Aster family (Asteraceae)
Description: This perennial plant is 3-5' tall, branching sparingly to occasionally. It has greenish stems that are angular and winged. The alternate leaves are up to 5" long and 1½" across; they are lanceolate-oblong to elliptic-oblong in shape and slightly serrated along their margins. The leaves are either sessile or their bases clasp the stems. Upper stems terminate in flowerheads spanning about 1½-2" across; they are usually produced in abundance. Each flowerhead has a slightly flattened to globoid head of yellow disk florets that is surrounded by yellow ray florets. The petaloid rays of the latter florets are narrowly triangular in shape (broader at their tips than at their bases). The tips of these unusual rays are doubly notched, creating an interesting effect. The tubular corollas of the tiny disk florets are less than 1/8" across. The blooming period occurs during the autumn for 1-2 months. Afterwards, the florets are replaced by achenes that lack tufts of hair; they are distributed in part by water. The root system is shallow and fibrous.
Cultivation: The preference is full to partial sun, wet to moist conditions, and soil containing loam or silt that is relatively high in organic material. Common Sneezeweed can appear sloppy and unkempt, particularly if it is allowed to dry out.
Range & Habitat: The native Common Sneezeweed occurs throughout Illinois, where it is quite common in the central and northern sections of the state (see Distribution Map). In southern Illinois, this plant is less common or absent. Habitats include moist black soil prairies, moist meadows in wooded areas, moist meadows along rivers, moist open woodlands, soggy thickets, fens, marshes, poorly drained pastures and abandoned fields, low areas along streams and ponds, and ditches. It is not uncommon to find this plant growing within a few feet of water in both disturbed areas and higher quality habitats. Recovery from fire is poor.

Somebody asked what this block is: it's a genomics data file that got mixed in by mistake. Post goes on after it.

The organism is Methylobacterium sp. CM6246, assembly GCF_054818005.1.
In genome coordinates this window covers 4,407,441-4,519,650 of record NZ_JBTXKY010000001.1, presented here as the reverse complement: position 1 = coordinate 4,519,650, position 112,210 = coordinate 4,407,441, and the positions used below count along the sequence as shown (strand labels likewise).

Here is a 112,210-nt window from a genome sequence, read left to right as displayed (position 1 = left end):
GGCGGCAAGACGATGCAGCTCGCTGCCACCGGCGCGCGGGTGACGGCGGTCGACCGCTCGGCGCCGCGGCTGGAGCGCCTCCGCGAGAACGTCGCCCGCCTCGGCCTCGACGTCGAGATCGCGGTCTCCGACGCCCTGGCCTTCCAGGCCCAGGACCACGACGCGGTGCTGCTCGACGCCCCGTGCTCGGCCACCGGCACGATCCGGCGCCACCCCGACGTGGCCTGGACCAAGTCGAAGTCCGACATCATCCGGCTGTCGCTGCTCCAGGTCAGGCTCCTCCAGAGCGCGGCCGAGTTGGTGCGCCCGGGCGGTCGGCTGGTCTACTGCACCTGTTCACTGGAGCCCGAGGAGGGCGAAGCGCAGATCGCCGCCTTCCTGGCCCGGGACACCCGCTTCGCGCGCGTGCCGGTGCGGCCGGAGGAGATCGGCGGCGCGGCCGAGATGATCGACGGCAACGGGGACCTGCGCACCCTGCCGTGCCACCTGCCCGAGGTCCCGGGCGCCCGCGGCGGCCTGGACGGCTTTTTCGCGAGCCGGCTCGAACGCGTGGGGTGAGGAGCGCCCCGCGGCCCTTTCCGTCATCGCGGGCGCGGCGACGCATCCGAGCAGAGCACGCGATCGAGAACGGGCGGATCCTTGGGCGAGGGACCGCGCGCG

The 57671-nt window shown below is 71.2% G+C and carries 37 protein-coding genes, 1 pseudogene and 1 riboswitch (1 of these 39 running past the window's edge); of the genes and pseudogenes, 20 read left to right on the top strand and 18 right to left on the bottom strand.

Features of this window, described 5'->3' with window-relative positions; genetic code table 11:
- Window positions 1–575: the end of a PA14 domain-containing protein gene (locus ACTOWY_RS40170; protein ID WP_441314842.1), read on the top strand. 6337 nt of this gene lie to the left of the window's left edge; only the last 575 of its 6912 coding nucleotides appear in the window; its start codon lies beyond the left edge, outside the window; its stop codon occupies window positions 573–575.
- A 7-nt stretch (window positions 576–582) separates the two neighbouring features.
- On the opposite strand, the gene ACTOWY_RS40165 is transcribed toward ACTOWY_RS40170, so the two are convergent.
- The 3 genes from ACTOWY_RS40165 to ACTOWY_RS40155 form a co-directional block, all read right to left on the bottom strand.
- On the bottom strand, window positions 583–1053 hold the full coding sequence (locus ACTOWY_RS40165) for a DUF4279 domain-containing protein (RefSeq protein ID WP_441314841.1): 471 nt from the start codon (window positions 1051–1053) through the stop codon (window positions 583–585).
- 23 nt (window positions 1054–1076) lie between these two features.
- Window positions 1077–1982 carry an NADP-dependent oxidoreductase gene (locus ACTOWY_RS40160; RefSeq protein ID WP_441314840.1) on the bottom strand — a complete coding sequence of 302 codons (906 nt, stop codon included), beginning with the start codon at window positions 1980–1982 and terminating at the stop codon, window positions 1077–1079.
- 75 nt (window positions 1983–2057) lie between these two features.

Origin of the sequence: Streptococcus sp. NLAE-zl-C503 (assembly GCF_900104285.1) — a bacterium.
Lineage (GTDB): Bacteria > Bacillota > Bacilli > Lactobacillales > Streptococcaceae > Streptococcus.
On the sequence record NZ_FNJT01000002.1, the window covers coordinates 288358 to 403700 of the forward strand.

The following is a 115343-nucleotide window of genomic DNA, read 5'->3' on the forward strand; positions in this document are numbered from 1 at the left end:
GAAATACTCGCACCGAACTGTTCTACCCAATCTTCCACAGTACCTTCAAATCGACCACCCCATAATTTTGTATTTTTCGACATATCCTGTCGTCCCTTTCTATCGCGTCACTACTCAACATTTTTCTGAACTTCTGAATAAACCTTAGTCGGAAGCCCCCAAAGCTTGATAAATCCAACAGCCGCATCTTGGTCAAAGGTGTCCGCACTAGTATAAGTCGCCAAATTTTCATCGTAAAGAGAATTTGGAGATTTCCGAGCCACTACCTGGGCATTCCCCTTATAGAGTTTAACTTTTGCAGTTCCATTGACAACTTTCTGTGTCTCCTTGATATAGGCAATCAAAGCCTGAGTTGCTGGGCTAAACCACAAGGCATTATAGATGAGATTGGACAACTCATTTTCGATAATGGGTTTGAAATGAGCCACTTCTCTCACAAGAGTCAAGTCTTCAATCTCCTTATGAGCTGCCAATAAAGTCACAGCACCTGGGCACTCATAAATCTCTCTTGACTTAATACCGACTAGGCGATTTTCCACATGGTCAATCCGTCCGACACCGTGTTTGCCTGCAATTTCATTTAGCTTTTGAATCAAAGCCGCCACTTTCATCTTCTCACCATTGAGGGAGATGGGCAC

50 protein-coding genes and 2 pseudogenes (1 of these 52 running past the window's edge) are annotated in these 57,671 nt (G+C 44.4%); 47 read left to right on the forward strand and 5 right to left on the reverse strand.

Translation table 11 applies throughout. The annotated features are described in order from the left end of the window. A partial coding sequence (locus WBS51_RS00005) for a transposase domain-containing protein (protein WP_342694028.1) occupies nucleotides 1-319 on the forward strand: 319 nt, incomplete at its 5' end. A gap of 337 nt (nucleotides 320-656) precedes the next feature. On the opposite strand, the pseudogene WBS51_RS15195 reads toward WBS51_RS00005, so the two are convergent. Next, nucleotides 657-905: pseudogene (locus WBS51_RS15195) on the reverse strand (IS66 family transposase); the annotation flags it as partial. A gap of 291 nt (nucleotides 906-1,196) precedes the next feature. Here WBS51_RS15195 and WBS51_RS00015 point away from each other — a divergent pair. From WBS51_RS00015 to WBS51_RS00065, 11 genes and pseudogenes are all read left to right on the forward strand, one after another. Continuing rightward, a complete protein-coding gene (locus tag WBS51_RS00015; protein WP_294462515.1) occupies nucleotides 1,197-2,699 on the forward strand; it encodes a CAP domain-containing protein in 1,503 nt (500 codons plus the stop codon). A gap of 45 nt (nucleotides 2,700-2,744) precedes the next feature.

Faunal Associations: Probably the most common visitors to the flowers are long-tongued bees, including honeybees, bumblebees, digger bees (Melissodes spp.), cuckoo bees (Coelioxys spp., Triepeolus spp.), and leaf-cutting bees (Megachile spp.). Other visitors include Halictid bees, Sphecid wasps, Vespid wasps, Syrphid flies, butterflies, and beetles. Most of these insects suck nectar, although some bees also collect pollen and some beetles feed on the pollen. The aphids Aphis vernoniae and Uroleucon tardae suck plant juices from Common Sneezeweed, while the caterpillars of Papaipema rigida (Rigid Sunflower Borer Moth) bore through its stems and feed on the pith. Mammalian herbivores usually don't feed on this plant because its foliage is toxic and bitter. There have been reports of severe poisoning for livestock that have consumed this plant, producing such symptoms as congestion of the kidneys and liver, formation of necrotic areas in the lungs, and irritation of the digestive tract. Not surprisingly, Common Sneezeweed is considered an 'increaser' in grazed meadows.
Photographic Location: The photographs were taken near a drainage ditch at Judge Webber Park in Urbana, Illinois, and in a wetland area of Weaver Park of the same city.
Comments: Notwithstanding its common name, this plant doesn't cause sneezing or hay fever during the autumn – its pollen is distributed by insects, rather than the wind. Common Sneezeweed blooms quite late in the year, providing some fall color when other plants have finished blooming. A similar species, Helenium flexuosum (Purple-Headed Sneezeweed), differs from Common Sneezeweed by having disk florets that are purple, rather than yellow, and its foliage is more soft-hairy. This latter species is native to southern Illinois.